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  1. http://news.bbc.co.uk/2/hi/uk_news/england/merseyside/6768695.stm

    Game pulled over Bulger complaint

    A computer game which appeared to feature a CCTV image of the 1993 abduction of murdered toddler James Bulger is being withdrawn from sale.

    The move follows calls from his mother, Denise Fergus, for stores to halt sales of Law and Order: Double or Nothing.

    An image appears to depict James being led away in Merseyside by his killers Robert Thompson and John Venables.

    Legacy Interactive, the developer of the game, apologised and said the photo would be removed from future copies.

    The game is based on the popular US television series, Law and Order, which is also broadcast in the UK.

    A still of CCTV footage of two-year-old James, which was recorded in The Strand shopping centre in Bootle, Merseyside, appears to feature in the game.

    It can be seen in a screenshot, which shows the infamous image pinned to a noticeboard.

    Ms Fergus wrote to the manufacturer demanding the image should be removed from the game, which was first published in 2003.

    Chris Johnson - a spokesman for Ms Fergus - said she was anxious that her son's death should not be used as a "form of entertainment".

    He told BBC Radio Merseyside: "It is something that she feels quite strongly about, that images of James should not be used and abused in this way as if he is some kind of public property.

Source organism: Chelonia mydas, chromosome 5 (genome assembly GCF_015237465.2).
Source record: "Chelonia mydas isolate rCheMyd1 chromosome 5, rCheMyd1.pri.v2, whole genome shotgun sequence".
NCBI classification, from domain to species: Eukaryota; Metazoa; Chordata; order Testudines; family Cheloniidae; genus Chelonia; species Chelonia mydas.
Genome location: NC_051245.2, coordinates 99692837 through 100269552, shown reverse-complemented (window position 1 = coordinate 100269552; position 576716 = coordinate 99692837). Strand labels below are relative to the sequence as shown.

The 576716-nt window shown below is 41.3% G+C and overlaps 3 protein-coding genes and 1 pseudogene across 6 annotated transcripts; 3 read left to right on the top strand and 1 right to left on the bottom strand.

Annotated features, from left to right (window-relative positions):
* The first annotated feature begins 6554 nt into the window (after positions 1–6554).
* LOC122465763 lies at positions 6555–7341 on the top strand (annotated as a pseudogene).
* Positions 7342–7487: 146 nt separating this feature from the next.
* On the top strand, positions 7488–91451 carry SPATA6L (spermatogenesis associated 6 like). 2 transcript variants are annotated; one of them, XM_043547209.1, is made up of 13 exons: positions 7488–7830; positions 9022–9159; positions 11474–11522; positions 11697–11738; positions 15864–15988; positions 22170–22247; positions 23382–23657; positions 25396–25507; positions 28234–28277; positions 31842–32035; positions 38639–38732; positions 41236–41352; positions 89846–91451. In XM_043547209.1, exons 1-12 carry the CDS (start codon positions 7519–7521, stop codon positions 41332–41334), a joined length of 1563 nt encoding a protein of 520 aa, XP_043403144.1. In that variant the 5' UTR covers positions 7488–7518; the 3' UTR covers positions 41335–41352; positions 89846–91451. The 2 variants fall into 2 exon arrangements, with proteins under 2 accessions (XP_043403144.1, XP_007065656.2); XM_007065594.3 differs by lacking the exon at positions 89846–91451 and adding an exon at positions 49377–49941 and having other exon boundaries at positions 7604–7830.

"It is as if it dehumanises James and it seems like his death enters into some kind of myth or legend.

    "To her it is very real and an ever-present emotion that she lives with every day of her life," added Mr Johnson.

    After learning about Ms Fergus's objections, the game was withdrawn from sale by its UK distributor, Global Software Publishing.

    A spokesman for the game's developer - Legacy Interactive - told BBC News they were only made aware of the offending picture on Monday.

    "Obviously the game was out almost five years ago and this is the first time we knew anything about it otherwise we would never have put it out," the spokesman said.

    "We are sorry and we didn't mean to hurt anybody. We will remove the picture and can only apologise to the family.

    "We'll do our best to resolve the situation as quickly as possible."

    Thompson and Venables, then aged 10, abducted James from the Merseyside shopping centre in 1993 and tortured him on a railway line.

    The pair were released from detention in 2001 having served under eight years and were given new identities and addresses.

    I work for this company and we've been getting calls from the BBC and the AP and god knows who else about this. Some dude just rang my extension to yell at me for about five minutes, I don't think he was a member of the press or related to the kid, he just felt like yelling.

    For reference here is the image:

    See that tiny little photo in the corner, yeah that's gotten our game pulled off store shelves in Britain, assuming they were still on any shelves to begin with.

    As we speak I am busy making a patch to replace all the movie files with new versions that have the photo covered up. Good times, good times.

    1. Show previous comments  16 more
    2. Bucket


      Those are the brakes. Artists are expected to have a wealth of source material for games/websites/everything. Problem is, even if you go to those stock image sites, usually the ToS reads "free for non-commercial use". So unless you do professional photography on the side, you're pretty much gambling every time your work is publicly visible.

    3. Danarchy


      AirRaid said:

      I thought you worked for EA? When did you move to Legacy?

      Unless Legacy Interactive are part of the EA Borg Cube now.

      IIRC he got laid off from EA a while ago.

    4. Bucket